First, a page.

In December, Wellesley College began participating in the Cambridge-based program Food for Free, which facilitates donations of surplus food to people in need. Wellesley will join Olin College of Engineering, Babson College, Wellesley Public Schools and Bentley University as a local participant in this program. AVI Foodsystems, the company that operates Wellesley Fresh, is working with Food for Free to donate the excess food.
Food for Free describes their food rescue program as the heart of their work. “By recapturing fresh food that might otherwise be discarded, we reduce food waste while guaranteeing access to fresh produce and healthy meals for emergency food programs and individuals in need,” its website explains. The food collected as part of this program goes to over 100 different organizations, including various food pantries, shelters and youth programs in the Greater Boston area. This food has fed 30,000 people already.
Food for Free’s approach addresses not only immediate concerns of hunger, but long term health effects as well. “Our Produce Rescue program prioritizes fresh fruits and vegetables, ensuring we address not only hunger, but also nutrition, obesity and diet-related disease,” according to the website.
The participation of several institutions in the town of Wellesley made the College’s partnership with Food for Free possible. “Because these institutions collaborated and came to us as a group, we were able to view this as a single collection, making them a viable food donation partner,” said Sasha Purpura, executive director of Food for Free.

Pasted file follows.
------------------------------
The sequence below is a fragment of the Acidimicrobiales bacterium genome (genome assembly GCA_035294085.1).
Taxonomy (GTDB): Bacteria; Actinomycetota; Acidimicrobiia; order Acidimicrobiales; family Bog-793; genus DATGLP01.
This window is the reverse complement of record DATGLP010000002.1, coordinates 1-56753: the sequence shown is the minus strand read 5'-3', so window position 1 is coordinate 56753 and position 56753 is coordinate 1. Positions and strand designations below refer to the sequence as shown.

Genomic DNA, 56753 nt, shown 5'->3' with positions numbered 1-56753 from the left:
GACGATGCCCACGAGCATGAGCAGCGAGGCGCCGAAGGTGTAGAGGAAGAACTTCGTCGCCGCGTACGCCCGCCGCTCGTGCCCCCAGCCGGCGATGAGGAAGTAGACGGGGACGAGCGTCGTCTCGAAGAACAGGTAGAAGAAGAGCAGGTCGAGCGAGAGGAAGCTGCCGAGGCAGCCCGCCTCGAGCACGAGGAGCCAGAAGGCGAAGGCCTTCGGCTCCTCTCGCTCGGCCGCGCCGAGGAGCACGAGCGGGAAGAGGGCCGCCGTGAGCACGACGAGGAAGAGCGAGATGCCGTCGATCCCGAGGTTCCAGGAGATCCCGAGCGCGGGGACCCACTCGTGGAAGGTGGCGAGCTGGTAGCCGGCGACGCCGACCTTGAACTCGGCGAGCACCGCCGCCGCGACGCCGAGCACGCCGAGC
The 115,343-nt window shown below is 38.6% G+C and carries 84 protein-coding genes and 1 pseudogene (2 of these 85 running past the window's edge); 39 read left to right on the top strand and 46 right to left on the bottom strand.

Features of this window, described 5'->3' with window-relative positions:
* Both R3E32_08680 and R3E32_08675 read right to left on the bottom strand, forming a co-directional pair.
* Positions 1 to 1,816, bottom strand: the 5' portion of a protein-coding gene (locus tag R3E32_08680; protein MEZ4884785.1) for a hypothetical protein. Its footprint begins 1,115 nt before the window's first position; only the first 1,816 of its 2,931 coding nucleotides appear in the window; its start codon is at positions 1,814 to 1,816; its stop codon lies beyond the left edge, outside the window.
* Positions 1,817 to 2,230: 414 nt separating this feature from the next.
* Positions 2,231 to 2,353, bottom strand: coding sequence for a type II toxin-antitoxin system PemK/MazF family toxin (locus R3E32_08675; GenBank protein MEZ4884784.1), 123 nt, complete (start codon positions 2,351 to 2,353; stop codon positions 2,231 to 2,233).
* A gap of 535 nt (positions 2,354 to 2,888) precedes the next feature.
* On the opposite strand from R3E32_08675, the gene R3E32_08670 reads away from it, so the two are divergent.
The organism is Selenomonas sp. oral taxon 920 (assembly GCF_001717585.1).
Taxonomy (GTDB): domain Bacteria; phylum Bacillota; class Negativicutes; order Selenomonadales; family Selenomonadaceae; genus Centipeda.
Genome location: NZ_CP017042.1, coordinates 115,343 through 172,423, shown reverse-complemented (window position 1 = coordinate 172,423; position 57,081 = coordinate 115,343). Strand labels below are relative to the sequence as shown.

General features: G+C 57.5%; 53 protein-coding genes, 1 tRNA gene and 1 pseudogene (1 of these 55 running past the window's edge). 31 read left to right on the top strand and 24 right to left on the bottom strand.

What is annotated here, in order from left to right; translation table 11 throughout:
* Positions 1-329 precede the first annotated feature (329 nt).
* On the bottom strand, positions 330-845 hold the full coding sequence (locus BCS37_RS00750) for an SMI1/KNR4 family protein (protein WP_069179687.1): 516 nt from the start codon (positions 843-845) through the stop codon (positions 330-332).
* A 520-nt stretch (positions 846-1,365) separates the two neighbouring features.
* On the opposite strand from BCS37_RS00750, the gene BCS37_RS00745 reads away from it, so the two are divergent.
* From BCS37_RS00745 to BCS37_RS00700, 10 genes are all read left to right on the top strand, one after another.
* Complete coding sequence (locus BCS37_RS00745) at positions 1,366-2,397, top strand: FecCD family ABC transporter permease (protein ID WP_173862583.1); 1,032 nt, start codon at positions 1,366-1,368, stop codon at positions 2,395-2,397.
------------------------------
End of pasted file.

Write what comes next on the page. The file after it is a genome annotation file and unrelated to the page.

The collaboration between local schools and Food for Free was formed with the help of Wellesley’s 3R (Reduce, Reuse, Recycle) Working Group. The group is made up of participants from the Department of Public Works, the Natural Resources Commission and the Sustainable Energy Committee, who formed Waste Wise Wellesley with the goal of promoting sustainable materials management throughout the Wellesley community. Waste Wise is a voluntary program sponsored by the Environmental Protection Agency (EPA) which aims to reduce waste.
The 3R Working Group reached out to Food for Free in December 2016, according to Program Director Fiona Crimmins. “We offered our expertise on food rescue, and we shared our experiences about our current food rescue programs,” Crimmins said. In January 2017, the Working Group visited Harvard to see how the program operated in a college setting.
“Translating this dream into a reality has been a complicated challenge, as there were few precedents of such a comprehensive and collaborative initiative,” said Ellen Korpi, vice chair of the Sustainable Energy Committee, in a press release about the project. Regarding the commitment of the food service organizations involved, 3R Working Group member Alison Cross said, “They are responsible for moving the surplus food through the process of collection, storage and preparation for pick-up, while protecting the integrity and safety of the food.” Workers at the colleges, universities and schools involved in the program play an integral role in ensuring that the process runs smoothly, Korpi said.
“Food for Free has also had a great deal of success in highlighting to food service directors that food rescue is great tool to reduce overproduction. Once schools start donating their surplus food, they’re aware of how much excess food they’re actually producing, and many schools adjust their production levels as a result,” Crimmins said. She noted that although food waste is a national issue, the Massachusetts Food Waste Ban, which prohibits institutions from dumping more than one ton of food waste per month in landfills, has resulted in local institutions being unusually aware of how much waste they produce.
“We find that sustainability offices at local colleges and universities are very interested in working with us because that want to demonstrate their commitment to sustainability to their school communities,” Crimmins said. Food for Free continues to look for opportunities to expand their operation to other local colleges and universities.